Subconfluent 293T cells were transfected with 15 μg of either pME-p30 HA or pME-18s using Superfect ® (Qiagen, Valencia, CA) according to manufacturer's protocol. After 48 h, transfected cells were washed with PBS and lysed with RIPA buffer (150 mM NaCl, 0.01 M sodium pyrophosphate, 10 mM EDTA, 10 mM sodium fluoride, 50 mM Tris (pH 8.0), 0.1% SDS, 12.8 mM deoxycholic acid, 10 % glycerol, 1 % NP-40) containing one complete mini protease inhibitor cocktail tablet (Roche Applied Science, Indianapolis, IN). Cell suspensions were incubated on ice for 20 min and the lysates were centrifuged at 14,000 rpm for 20 min at 4°C. Supernatant was stored at -80°C.
Western blot assays
Expression of cell cycle regulators were analyzed using nuclear and cytosolic extracts. Briefly, cells were swelled in hypotonic buffer (10 mM HEPES pH 7.9, 1.5 mM MgCl2, 10 mM KCl) followed by shearing with a 27 gauge needle followed by centrifugation at 14000 rpm for 15 sec. Supernatant were saved as cytosolic fractions and nuclear pellets were incubated with high salt buffer for 1 h (20 mM HEPES pH 7.9, 25 % glycerol, 1.5 mM MgCl2, 1.2 M KCl, 0.2 mM EDTA) followed by low salt buffer (20 mM HEPES pH 7.9, 25 % glycerol, 1.5 M MgCl2, 0.02 M KCl, 0.2 mM EDTA) and centrifuged at 14000 rpm for 30 min to get nuclear extract. Membranes were blocked with 5 % non-fat dry milk and 10 % fetal bovine serum in Tris-buffered saline with 0.1 % Tween (TBST) for 2 h at room temp., then incubated with primary antibody overnight at 4°C. Immunodetection was performed using the following antibodies: mouse anti-HA monoclonal antibody clone 16B-12 (1:1000, Covance Research Products, Princeton, NJ), mouse monoclonal anti-PARP clone C-2-10 (1:1000, Oncogene Research Products, Boston, MA). mouse monoclonal anti-β-actin clone AC-74 (1:4000, Sigma), rabbit polyclonal anti-Cdc2 # 9112 (1:1000, Cell Signaling, Beverly, MA), rabbit polyclonal anti-PLK1pT210 # 600-401-466 (1: 1000, Rockland, Gilbertsville, PA), polyclonal rabbit anti-Cdc2 T-161 #9114 (1:1000, Cell Signaling), polyclonal rabbit anti Cdc2 Y-15 #9111(1:1000, Cell Signaling), polyclonal rabbit anti-Cdc25C #9522 (1:1000, Cell Signaling), polyclonal rabbit anti-Cdc25C S-216 # 9528(1:1000, Cell Signaling), rabbit polyclonal anti-Cdc25C pS-198 # 9529 (1: 1000, Cell Signaling), polyclonal rabbit anti-Chk1 #2345 (1:1000, Cell Signaling), polyclonal rabbit anti-Chk1 S-345 #2341 (1: 1000, Cell Signaling), rabbit polyclonal anti-PLK1 (1: 1000) (Abcam, Cambridge, MA), mouse monoclonal anti-Histone H1, clone AE-4 (1: 1000, Upstate). Western blots were developed with horseradish peroxidase-labeled secondary antibody (1:1000) and enhanced chemiluminescence reagent (Cell Signaling Technology). All western blots were repeated at least four times.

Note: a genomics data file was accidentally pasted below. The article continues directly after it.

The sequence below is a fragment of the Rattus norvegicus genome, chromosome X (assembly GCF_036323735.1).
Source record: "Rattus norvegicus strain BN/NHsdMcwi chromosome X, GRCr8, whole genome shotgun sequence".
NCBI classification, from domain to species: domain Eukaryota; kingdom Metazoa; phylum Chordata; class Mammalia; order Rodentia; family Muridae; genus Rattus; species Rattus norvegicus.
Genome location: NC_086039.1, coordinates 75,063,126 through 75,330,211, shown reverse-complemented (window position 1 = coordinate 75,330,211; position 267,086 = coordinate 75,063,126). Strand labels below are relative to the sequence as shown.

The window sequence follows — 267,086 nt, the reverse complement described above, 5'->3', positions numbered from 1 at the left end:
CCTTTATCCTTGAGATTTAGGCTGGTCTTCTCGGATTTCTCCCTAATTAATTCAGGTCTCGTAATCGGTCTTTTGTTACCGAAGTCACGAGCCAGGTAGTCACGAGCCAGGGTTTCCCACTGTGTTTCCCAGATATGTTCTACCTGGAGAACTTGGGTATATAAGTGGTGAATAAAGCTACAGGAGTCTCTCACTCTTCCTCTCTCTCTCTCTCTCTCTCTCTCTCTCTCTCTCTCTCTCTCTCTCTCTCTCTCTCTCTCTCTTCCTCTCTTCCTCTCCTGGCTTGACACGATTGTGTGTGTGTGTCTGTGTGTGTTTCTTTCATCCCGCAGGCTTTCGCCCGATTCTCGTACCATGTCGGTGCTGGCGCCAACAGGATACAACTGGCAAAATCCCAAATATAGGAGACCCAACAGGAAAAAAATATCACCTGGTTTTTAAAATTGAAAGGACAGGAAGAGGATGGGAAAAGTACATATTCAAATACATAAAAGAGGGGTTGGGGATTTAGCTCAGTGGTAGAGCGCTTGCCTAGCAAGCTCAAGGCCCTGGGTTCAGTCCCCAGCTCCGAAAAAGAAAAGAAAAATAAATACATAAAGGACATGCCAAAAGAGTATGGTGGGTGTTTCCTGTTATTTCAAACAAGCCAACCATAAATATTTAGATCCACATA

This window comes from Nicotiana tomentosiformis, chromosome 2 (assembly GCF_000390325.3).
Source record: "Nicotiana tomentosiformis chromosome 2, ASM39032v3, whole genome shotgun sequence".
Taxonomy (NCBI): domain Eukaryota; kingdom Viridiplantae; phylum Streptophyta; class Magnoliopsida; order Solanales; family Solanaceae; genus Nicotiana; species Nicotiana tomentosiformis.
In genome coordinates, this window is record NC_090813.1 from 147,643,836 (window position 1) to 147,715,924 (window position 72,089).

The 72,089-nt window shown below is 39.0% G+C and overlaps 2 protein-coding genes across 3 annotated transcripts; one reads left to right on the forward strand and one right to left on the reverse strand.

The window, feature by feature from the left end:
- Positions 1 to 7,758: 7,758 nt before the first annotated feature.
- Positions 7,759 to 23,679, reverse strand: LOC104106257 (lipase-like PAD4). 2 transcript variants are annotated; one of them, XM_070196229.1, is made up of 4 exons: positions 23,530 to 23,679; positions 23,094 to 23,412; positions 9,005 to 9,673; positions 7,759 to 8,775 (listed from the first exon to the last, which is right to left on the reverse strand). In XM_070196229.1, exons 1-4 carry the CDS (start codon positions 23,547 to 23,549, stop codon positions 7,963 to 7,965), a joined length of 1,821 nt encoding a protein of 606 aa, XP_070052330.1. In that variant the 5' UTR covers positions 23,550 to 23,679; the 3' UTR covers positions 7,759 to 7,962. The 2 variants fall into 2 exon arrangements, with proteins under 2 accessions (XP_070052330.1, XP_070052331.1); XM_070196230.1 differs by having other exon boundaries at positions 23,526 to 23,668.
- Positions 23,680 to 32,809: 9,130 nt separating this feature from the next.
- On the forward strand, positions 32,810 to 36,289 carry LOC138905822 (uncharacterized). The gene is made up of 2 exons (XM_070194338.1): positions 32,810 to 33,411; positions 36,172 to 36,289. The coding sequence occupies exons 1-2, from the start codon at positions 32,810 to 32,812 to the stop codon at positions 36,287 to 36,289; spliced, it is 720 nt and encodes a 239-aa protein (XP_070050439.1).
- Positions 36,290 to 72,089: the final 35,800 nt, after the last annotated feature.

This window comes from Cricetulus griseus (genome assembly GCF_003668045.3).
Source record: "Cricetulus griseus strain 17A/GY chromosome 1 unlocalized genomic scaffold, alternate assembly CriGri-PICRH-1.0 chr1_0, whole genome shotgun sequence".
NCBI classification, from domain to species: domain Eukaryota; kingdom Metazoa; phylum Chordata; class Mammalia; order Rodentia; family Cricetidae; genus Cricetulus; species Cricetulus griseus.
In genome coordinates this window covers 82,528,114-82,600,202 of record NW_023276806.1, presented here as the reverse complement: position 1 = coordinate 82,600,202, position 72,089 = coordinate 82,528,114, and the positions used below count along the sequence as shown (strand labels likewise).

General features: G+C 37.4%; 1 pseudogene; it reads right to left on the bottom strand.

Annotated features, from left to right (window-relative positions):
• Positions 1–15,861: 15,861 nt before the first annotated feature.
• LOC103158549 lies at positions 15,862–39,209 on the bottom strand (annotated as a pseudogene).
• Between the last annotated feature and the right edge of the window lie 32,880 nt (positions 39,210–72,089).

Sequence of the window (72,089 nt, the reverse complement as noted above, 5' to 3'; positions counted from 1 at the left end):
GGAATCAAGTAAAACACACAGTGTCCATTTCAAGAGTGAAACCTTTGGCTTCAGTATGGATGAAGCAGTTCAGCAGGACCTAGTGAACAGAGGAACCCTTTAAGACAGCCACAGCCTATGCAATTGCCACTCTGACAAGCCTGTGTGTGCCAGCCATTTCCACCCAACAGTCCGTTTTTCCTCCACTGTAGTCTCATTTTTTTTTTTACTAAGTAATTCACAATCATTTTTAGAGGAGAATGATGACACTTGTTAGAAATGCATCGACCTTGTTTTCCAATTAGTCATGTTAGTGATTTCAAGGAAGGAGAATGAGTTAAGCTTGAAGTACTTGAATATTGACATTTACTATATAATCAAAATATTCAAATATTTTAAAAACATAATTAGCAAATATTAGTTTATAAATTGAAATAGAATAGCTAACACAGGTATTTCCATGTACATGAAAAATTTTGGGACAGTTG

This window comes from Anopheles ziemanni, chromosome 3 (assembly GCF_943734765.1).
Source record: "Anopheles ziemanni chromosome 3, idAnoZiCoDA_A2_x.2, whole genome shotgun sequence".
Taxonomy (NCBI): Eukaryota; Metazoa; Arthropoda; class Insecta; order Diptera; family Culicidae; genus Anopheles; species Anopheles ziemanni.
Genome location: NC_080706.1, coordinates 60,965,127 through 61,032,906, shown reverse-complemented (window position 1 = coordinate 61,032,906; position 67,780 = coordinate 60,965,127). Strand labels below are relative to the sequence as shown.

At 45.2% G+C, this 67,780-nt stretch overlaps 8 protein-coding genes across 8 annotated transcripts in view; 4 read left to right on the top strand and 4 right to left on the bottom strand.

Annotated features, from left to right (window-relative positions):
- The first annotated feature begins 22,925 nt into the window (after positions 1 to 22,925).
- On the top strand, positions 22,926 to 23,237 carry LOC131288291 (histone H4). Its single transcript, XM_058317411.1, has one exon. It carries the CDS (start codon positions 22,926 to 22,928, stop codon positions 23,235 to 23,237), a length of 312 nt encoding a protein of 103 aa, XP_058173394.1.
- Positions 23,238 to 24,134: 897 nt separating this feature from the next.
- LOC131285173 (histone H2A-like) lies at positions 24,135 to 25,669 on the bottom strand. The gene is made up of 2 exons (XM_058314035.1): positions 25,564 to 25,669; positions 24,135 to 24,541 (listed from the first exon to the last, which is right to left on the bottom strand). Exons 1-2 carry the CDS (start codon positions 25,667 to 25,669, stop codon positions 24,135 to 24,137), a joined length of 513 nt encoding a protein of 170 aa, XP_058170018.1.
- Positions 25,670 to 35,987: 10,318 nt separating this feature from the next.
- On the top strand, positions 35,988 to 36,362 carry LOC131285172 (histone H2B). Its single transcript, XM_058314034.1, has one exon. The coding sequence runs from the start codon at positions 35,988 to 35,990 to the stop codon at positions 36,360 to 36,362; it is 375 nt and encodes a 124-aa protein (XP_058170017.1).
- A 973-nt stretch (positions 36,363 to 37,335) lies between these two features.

Reverse transcriptase PCR
RNA was isolated from p30 Jurkat T-cells and ACH.2 cells using RNAqueous™(Ambion, Auatin, TX)). Two step RT-PCR was performed by using random primers to prepare cDNA followed by PCR using specific primers for indicated genes. p30 primers were used as described. For β-2 microglobulin the following primer set (Invitrogen) was used F5-ACCCCCACTGAAAAAGATAC-3 and R5-ATCTTCAAACCTCCATGATG-3. Cycles were varied from 15 cycles to 30 cycles in order to compare transcript levels between p30 Jurkat T-cells and ACH.2 cells. β-2 microglobulin was used as a control to compare expression levels. PCR products were run on an agarose gel and stained with ethidium bromide and p30 band was quantified and normalized to β-2 microglobulin band using Alphamager® 3.24.
- Check point kinase:
- Arbitrary light units:
- Polo-like kinase:
- Fetal bovine serum:
- Human T-lymphotropic virus type 1:
- Adult T cell leukemia/lymphoma:
We thank E. Wheeler for technical assistance in flow cytometry experiments, A. Montgomery for technical support, data analysis, and valuable suggestions in experimental design. We also thank P. Green and K. Boris-Lawrie for critical review of the manuscript, and G. Franchini, and D. Trono for sharing valuable reagents. This work was supported by National Institutes of Health grants CA100730 awarded to M. Lairmore and CA-70529 from the National Cancer Institute, awarded through The Ohio State University Comprehensive Cancer Center.